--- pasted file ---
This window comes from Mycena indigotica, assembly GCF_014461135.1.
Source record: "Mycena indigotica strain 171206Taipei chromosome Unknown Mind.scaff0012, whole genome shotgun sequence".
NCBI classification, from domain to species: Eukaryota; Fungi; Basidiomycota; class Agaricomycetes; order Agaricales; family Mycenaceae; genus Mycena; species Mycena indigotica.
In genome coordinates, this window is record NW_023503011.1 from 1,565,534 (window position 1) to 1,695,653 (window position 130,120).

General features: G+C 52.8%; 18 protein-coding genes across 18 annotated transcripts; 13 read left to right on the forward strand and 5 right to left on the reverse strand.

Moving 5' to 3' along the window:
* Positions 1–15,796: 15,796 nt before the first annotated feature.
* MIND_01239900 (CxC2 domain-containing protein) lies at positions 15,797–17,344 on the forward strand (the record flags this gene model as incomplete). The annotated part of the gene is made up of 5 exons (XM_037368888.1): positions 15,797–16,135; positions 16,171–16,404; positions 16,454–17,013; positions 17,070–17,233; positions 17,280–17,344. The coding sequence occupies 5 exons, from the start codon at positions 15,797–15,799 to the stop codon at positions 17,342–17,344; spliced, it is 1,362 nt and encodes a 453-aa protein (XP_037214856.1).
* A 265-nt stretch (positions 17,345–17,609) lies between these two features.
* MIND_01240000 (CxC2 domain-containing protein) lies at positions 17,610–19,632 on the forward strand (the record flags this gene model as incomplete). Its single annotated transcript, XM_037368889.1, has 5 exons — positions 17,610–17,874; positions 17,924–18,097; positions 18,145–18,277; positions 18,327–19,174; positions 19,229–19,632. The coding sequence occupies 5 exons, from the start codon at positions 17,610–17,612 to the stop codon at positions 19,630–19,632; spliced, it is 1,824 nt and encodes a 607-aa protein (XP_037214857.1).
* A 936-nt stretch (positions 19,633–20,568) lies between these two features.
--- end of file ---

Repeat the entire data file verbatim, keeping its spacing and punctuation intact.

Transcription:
This window comes from Mycena indigotica, assembly GCF_014461135.1.
Source record: "Mycena indigotica strain 171206Taipei chromosome Unknown Mind.scaff0012, whole genome shotgun sequence".
NCBI classification, from domain to species: Eukaryota; Fungi; Basidiomycota; class Agaricomycetes; order Agaricales; family Mycenaceae; genus Mycena; species Mycena indigotica.
In genome coordinates, this window is record NW_023503011.1 from 1,565,534 (window position 1) to 1,695,653 (window position 130,120).

General features: G+C 52.8%; 18 protein-coding genes across 18 annotated transcripts; 13 read left to right on the forward strand and 5 right to left on the reverse strand.

Moving 5' to 3' along the window:
* Positions 1–15,796: 15,796 nt before the first annotated feature.
* MIND_01239900 (CxC2 domain-containing protein) lies at positions 15,797–17,344 on the forward strand (the record flags this gene model as incomplete). The annotated part of the gene is made up of 5 exons (XM_037368888.1): positions 15,797–16,135; positions 16,171–16,404; positions 16,454–17,013; positions 17,070–17,233; positions 17,280–17,344. The coding sequence occupies 5 exons, from the start codon at positions 15,797–15,799 to the stop codon at positions 17,342–17,344; spliced, it is 1,362 nt and encodes a 453-aa protein (XP_037214856.1).
* A 265-nt stretch (positions 17,345–17,609) lies between these two features.
* MIND_01240000 (CxC2 domain-containing protein) lies at positions 17,610–19,632 on the forward strand (the record flags this gene model as incomplete). Its single annotated transcript, XM_037368889.1, has 5 exons — positions 17,610–17,874; positions 17,924–18,097; positions 18,145–18,277; positions 18,327–19,174; positions 19,229–19,632. The coding sequence occupies 5 exons, from the start codon at positions 17,610–17,612 to the stop codon at positions 19,630–19,632; spliced, it is 1,824 nt and encodes a 607-aa protein (XP_037214857.1).
* A 936-nt stretch (positions 19,633–20,568) lies between these two features.